Fathead minnows are small fish olive in color which has been used as a form of bait for more than one hundred years. They can be found naturally throughout North America, in the U.S., Canada and Mexico. Aside from being used in the form of live bait, many landscapers are now adding them to their ponds.
Advantages of Having Fathead Minnows
Fathead minnows offer forage to ponds which have recently been stocked with bass bluegill. This is because minnows spawn in spring, a few months before bluegill spawns begin and as such can serve as an excellent source of food for bass fingerlings. In fact, the presence of fatheads can contribute to a healthy annual growth rate for bass. Minnows are affordable and as such are considered an excellent investment when used as a source of food for larger species. They are the best way to jumpstart the growth of bass and other fish.
A mature fathead minnow will rarely surpass 3 inches in length, and they have a short lifespan, which ranges from twelve to fifteen months. Compare this to sturgeon, which can live a minimum of fifty years, or koi, which can live up to thirty five years. It is the short life span of minnows that prompts many enthusiasts to use them as bait for larger fish.
Older male minnows will typically be bigger than their female counterparts and darker in color. Some males display a pad on their heads which is hardened and used for spawning or nesting. Male minnows protect nests and the females can spawn on a weekly basis, laying as much as 500 eggs each spawn. Maintaining optimal water temperature is essential for healthy spawning, with the most ideal temperatures ranging from sixty to sixty five degrees Fahrenheit. Fathead minnows will spawn during spring and summer, as long as temperatures don’t exceed eighty five degrees Fahrenheit.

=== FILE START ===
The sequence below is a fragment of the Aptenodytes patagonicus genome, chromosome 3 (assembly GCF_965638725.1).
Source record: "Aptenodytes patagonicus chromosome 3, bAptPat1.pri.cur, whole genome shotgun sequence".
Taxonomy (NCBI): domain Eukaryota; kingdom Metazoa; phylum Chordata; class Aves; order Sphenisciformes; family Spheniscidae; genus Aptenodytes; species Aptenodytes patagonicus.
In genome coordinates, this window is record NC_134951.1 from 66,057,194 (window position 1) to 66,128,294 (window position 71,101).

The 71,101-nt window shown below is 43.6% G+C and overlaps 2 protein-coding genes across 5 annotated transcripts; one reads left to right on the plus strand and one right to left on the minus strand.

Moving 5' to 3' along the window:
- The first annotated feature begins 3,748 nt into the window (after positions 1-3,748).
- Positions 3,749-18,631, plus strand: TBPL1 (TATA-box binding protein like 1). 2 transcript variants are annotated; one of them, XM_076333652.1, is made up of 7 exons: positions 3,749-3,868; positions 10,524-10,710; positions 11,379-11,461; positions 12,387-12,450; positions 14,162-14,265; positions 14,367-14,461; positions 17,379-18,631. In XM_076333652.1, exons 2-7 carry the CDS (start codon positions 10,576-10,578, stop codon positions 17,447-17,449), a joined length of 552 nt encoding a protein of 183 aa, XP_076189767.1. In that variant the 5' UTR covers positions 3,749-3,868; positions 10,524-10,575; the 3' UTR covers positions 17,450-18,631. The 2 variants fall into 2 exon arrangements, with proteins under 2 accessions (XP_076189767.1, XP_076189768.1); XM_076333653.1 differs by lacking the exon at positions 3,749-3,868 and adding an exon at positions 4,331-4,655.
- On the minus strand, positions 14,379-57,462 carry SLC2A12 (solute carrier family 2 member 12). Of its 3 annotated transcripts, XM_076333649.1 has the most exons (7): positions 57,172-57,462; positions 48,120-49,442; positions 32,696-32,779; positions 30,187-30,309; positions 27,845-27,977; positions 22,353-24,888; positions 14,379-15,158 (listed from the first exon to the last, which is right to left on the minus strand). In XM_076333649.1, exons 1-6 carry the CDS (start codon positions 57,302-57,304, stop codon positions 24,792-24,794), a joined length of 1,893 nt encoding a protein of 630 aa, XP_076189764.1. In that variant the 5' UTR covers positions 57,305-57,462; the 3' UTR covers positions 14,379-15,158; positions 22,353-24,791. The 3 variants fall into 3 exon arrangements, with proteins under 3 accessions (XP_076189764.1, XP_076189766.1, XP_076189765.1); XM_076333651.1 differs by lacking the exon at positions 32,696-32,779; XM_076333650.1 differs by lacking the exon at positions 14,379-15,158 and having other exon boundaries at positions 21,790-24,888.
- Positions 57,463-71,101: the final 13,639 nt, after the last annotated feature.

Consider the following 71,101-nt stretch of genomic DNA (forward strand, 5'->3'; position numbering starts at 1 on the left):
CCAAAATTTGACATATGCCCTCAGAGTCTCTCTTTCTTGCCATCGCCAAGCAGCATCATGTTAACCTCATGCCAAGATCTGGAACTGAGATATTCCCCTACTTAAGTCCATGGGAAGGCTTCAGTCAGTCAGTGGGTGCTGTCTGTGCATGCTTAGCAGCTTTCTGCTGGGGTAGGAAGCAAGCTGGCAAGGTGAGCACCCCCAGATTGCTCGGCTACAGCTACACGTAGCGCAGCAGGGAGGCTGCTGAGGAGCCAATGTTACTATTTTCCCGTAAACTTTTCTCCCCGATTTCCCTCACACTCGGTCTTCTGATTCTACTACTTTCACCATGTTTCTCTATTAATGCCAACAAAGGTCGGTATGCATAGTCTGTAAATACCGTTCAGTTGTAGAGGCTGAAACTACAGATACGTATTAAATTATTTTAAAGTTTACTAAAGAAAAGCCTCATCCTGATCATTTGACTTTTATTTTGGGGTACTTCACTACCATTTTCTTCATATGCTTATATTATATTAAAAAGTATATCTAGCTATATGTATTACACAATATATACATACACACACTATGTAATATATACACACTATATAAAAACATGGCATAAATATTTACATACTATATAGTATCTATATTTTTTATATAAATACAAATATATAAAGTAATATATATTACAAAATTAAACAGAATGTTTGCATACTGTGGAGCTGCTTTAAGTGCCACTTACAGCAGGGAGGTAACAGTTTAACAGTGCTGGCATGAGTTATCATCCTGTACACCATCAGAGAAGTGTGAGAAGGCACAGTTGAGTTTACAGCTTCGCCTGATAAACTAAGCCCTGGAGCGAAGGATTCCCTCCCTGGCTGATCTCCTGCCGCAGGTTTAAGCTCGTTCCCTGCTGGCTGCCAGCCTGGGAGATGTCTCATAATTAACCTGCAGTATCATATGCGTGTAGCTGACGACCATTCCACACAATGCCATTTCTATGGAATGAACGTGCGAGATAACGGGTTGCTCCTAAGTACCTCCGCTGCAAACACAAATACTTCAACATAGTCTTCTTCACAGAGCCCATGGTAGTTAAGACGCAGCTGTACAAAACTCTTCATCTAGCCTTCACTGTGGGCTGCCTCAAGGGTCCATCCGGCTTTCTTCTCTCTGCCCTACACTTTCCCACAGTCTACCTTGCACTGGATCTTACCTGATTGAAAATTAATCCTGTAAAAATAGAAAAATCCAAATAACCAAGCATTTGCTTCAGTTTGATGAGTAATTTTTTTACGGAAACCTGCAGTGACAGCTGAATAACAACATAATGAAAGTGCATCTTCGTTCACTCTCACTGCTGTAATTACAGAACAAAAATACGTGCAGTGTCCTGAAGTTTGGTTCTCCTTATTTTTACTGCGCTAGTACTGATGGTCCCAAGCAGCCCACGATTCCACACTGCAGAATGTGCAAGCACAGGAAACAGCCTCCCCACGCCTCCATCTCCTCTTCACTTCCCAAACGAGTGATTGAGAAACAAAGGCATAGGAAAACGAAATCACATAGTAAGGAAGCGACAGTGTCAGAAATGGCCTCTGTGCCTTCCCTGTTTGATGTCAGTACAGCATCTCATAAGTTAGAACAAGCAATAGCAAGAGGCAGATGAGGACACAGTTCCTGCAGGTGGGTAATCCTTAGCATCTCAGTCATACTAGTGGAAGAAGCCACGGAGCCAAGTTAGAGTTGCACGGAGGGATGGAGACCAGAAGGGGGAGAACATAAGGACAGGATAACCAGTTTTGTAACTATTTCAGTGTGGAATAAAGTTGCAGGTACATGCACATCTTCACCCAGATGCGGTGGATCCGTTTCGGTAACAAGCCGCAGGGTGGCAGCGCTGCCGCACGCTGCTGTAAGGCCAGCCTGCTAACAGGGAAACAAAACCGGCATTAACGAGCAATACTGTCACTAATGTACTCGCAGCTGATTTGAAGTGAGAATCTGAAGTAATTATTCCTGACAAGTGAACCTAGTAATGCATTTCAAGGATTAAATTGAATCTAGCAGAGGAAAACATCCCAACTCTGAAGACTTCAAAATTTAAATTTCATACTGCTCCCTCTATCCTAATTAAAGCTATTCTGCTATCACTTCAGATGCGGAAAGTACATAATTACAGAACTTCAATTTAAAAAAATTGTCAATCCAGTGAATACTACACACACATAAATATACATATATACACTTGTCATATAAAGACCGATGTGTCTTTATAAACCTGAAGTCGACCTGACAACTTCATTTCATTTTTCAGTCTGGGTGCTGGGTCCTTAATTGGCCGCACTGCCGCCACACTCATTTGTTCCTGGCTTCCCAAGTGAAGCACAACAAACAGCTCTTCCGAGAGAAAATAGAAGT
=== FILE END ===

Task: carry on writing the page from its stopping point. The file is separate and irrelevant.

Fathead minnows swim slowly, which makes them easy to catch by larger fish. They also spawn frequently. When added to a pond they will create nests on the bottom which are about the size of a teacup. They like placing their eggs beneath plants, logs or rocks. Other objects which can serve as spawning substrates for minnows include tires, boards, or pallets. It is best to use products that will biodegrade as time passes.
When adding minnows to your pond it is important to consider the stacking rate. Generally speaking, between 1,000 and 2,000 fatheads can be added per acre. If adding them during winter or fall, it is best to use smaller minnows, as they will have room for growth and will reach maturity before the spawning season starts. When stocking in spring, it is best to use large adults so that an early spawn can be guaranteed. Minnows should not be placed in ponds that currently have a bass population that is established, because they will be devoured before they have time to spawn.